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The Cosmic Game
 : The Cosmic Game

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by: Thievery Corporation


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Price: $8.54
as of 10/16/2017 21:10 EDT

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Binding: Audio CD
EAN: 0795103008120
Feature: ESL Music
Item Dimensions: 4355921508
Label: ESL Music
Languages: EnglishPublishedEnglishOriginal LanguageEnglishUnknown
Manufacturer: ESL Music
Model: 2173401
MPN: GESL081
Number Of Discs: 1
Number Of Items: 1
Publication Date: February 22, 2005
Publisher: ESL Music
Release Date: April 15, 2007
Studio: ESL Music

Features:
  • ESL Music



Disc 1:
  1. Marching the Hate Machines (Into the Sun) featuring the Flaming Lips
  2. Warning Shots
  3. Revolution Solution
  4. The Cosmic Game
  5. Shiva
  6. Amerimacka
  7. Ambicion Eterna (Eternal Ambition)
  8. Pela Janela (Through The Window)
  9. Sol Tapado (The Covered Sun)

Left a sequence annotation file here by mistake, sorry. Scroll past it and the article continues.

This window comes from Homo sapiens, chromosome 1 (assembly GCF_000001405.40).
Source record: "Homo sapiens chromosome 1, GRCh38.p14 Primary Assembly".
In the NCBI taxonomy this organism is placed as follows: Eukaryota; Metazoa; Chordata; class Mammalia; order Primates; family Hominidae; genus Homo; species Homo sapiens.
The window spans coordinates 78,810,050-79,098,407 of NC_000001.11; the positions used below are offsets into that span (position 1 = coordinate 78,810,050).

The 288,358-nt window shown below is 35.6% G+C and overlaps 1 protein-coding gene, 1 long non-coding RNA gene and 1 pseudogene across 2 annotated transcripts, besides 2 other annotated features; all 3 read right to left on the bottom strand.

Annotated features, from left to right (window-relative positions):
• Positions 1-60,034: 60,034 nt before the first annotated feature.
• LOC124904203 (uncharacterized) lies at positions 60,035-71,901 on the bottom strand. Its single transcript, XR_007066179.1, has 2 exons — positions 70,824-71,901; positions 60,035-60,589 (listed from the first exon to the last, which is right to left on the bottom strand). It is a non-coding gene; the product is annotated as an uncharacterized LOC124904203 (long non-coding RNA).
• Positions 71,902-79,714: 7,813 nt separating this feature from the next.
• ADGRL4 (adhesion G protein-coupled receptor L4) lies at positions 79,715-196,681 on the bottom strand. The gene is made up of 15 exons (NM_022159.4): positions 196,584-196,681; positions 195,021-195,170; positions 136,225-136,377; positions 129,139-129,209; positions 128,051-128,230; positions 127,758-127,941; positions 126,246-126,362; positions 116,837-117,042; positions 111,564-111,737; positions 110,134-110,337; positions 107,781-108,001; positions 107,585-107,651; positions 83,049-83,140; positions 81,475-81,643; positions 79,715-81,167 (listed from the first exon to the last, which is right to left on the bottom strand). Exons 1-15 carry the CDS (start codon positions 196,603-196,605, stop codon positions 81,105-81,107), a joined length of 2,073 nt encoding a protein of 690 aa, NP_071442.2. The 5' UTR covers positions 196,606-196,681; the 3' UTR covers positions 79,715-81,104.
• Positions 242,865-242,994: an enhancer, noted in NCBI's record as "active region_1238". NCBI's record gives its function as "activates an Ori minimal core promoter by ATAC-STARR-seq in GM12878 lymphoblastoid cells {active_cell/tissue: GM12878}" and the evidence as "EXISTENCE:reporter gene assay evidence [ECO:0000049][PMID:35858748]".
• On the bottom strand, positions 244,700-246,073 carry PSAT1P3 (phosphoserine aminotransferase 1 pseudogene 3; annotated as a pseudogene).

10. The Heart's A Lonely Hunter
  11. Holographic Universe
  12. Doors Of Perception
  13. Wires And Watchtowers
  14. The Supreme Illusion
  15. The Time We Lost Our Way
  16. A Gentle Dissolve
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Editorial Review:

Product Description:
The most fully-realized Thievery set to date, their fourth studio record packs an all-star punch, with cameos by FLAMING LIPS, PERRY FARRELL, DAVID BYRNE, and more of their usually lovely futuristic bossa/lounge/downtempo sound. Check out ThieveryCorporation.com to launch soon.

Amazon.com:
There's always been a psychedelic edge to Rob Garza and Eric Hilton's Thievery Corporation project. 2000's Mirror Conspiracy is a downtempo classic precisely because of its druggy expansiveness; sober listeners and saucer-eyed trippers alike could find common ground. Similarly esoteric and nocturnal, The Cosmic Game floats around the room on a wave of mystic beats and guest vocals from Perry Farrell, The Flaming Lips' Wayne Coyne, and David Byrne. Garza and Hilton are less devoted to non-electronic sources here than they were on The Richest Man in Babylon or The Outernational Sound, though their fascination with dub rhythms and world music remains intact. A fair amount of armchair travel is involved as you go from the late, late-night, beach-club-in-Jamaica sound of "Amerimacka," to the Brazilian percussion of "Ambicion Eterna" and "Pela Janela." But more than anything, the record feels like a return to the duo's own ethereal sonic roots. It's a nice blend of their music over the last half-decade for longtime fans, and a hazy glide down the rabbit hole for newcomers. --Matthew Cooke



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